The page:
We hugged each other lots. People who didn’t know each other, who may have crossed paths on the beach a few times, hugged like they were family. People cried with each other or silently held space while someone shared their story or sobbed with the depth of their loss.

So much food arrived. What we needed seemed to magically appear. South Kaipara Good Food supported us regularly with necessities, toiletries and advice. There was some magic at play too. One day I remember saying to my friend, “We’re about to run out of fresh bread.” Ten minutes later, a supermarket truck pulled up and delivered a pallet-load of fresh bread, fruit, and other necessities.

And that’s what happened day after day, week after week.

One day, a Sikh charity from Australia arrived with a truckload of things we didn’t even know we needed: kids’ and adults’ underwear, socks, toiletries, makeup. They had been in disaster zones before, and they were one step ahead of us.

Donated clothing was a lifesaver and came at just the right time. (Photo supplied)

People from all over the country donated clothing, shoes, household items and even furniture. Soon, the upstairs bedrooms at the Surf Club that weren’t being used to house displaced residents became a one-stop shop for people who had lost everything.

The volunteers showed up each morning, and we were surprised by how often a displaced person’s needs were met by random donations that somehow fit perfectly. Shoes that were just the right size for the gorgeous three-year-old girl, or a whole new wardrobe for the couple who arrived back from an overseas ski holiday and were not able to return home to collect their summer clothes.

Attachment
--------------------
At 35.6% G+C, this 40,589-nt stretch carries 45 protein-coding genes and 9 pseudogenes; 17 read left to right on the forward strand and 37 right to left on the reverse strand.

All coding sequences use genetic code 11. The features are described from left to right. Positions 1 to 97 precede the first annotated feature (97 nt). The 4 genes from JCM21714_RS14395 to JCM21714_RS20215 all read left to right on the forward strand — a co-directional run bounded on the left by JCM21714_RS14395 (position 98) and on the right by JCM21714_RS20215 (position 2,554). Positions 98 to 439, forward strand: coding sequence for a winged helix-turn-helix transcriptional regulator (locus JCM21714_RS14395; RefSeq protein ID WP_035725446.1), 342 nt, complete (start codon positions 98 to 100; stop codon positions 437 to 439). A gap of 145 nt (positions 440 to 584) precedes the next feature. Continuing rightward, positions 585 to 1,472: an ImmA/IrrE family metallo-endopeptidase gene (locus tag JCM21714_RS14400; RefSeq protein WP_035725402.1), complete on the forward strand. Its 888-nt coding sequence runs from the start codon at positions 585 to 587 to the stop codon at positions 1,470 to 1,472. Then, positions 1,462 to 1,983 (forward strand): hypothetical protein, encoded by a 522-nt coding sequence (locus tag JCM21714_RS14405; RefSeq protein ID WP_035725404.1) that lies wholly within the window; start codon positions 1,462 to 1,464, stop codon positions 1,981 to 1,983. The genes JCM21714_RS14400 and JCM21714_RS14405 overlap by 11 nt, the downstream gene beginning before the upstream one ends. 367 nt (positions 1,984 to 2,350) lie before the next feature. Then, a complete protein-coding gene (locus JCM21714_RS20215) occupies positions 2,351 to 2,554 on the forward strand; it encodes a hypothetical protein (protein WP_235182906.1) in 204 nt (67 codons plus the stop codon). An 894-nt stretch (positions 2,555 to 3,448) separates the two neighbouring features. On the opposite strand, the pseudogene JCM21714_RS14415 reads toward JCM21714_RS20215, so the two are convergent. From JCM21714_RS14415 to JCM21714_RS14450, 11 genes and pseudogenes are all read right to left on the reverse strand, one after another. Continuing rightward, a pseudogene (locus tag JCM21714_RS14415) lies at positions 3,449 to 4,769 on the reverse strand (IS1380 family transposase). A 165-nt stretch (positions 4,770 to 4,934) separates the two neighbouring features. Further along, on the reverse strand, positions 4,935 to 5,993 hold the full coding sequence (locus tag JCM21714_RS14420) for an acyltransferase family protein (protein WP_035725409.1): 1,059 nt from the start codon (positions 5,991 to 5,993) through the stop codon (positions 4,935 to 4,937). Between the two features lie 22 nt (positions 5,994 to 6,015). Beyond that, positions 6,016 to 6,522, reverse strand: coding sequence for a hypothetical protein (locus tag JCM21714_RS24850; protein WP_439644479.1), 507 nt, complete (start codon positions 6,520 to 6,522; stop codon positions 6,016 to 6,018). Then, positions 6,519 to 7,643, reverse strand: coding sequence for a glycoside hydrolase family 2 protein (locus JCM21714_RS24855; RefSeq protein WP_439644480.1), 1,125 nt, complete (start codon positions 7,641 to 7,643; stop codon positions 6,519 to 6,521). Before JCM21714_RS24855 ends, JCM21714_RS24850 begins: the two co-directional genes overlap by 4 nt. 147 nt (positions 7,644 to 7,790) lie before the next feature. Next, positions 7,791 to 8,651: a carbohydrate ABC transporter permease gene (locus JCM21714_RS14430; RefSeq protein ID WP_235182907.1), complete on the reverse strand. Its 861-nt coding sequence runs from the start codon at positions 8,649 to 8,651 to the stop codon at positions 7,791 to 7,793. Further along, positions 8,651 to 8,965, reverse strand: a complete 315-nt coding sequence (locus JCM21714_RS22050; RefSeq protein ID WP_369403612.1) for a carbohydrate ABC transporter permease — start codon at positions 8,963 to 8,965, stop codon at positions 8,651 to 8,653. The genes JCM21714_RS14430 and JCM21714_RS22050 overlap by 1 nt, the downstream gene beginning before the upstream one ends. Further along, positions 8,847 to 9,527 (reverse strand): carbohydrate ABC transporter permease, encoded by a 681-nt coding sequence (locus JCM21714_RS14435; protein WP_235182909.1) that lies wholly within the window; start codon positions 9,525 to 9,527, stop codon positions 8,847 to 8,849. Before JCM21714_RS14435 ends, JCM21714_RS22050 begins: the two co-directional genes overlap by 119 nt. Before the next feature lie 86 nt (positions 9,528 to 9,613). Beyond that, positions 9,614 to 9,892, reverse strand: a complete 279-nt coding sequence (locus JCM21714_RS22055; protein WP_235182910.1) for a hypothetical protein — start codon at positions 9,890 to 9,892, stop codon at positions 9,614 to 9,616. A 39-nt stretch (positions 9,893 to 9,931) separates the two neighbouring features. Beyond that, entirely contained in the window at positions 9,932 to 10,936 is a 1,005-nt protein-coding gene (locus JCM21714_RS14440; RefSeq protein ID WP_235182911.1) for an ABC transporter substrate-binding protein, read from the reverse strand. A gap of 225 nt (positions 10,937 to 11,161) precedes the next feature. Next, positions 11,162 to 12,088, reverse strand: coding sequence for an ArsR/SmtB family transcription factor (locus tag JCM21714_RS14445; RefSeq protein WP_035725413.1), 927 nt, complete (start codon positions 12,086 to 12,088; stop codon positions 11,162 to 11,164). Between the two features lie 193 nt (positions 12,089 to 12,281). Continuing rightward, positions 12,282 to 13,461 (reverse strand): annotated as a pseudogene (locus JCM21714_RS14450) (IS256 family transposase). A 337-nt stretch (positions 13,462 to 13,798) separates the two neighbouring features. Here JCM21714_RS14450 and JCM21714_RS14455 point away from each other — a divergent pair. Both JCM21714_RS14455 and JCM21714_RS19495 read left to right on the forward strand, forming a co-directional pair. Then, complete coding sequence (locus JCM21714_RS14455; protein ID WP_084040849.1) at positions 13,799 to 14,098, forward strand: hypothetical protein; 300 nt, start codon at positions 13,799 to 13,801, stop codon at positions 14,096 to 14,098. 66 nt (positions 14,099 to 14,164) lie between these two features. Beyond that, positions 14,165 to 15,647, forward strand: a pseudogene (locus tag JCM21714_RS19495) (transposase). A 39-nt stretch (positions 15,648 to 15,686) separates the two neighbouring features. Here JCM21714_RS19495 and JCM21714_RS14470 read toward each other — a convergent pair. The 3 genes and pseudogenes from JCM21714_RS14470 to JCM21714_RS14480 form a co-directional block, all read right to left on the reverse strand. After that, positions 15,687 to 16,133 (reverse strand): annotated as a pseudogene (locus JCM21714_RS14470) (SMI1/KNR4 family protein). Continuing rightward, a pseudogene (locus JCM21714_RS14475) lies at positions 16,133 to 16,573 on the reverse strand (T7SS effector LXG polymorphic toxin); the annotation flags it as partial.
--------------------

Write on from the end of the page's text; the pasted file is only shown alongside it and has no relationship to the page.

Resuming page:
It wasn’t just the physical needs of our community that were taken care of. Other legendary residents set up the Locals Lounge, where a good old cup of tea and homemade baking soothed our souls, where organised art therapy helped us heal from our shock, and various mental health experts offered trauma workshops that provided practical and emotional support and strengthened community bonds.

In the wake of the turmoil, a group of locals came together to advocate and raise awareness on behalf of our community. This group became known as the Muriwai Stickered Resident’s Group. These wonderful souls have worked long and hard to make sure Muriwai and the battles we face have stayed front and centre of the news cycle.

This is not an easy job, and the hours this group of volunteers have offered on our behalf is staggering. I believe that the prompt delivery of the Geotech reports and the offer of payouts in a comparatively timely manner is due to the constant effort of this group. 

And then there are those in our community who are still waiting for final categorisations on their properties or for final plans to mitigate risk for the future. After an agonising year, these locals are paying rent while still paying mortgages on properties they are unsure they will ever live in again. In our community, we must make sure we remember their plight while everyone else moves on with their lives.

We have lost many of our Muriwai friends. Some locals can no longer live at the site of such deep trauma. I understand their decision, and though I miss them, I know that better days will come for them in a place not weighed down by so much sorrow and uncertainty.

On the other hand, our community is stronger than ever. When we come together at events, there is a hidden connection between us that doesn’t need to be stated; it can be felt by all of us who have weathered this unbelievable storm.

It takes a hardy soul to live out here, but I have learned that a strong community is born from tough times. 

Thank you, Muriwai. You are a profound and sacred place.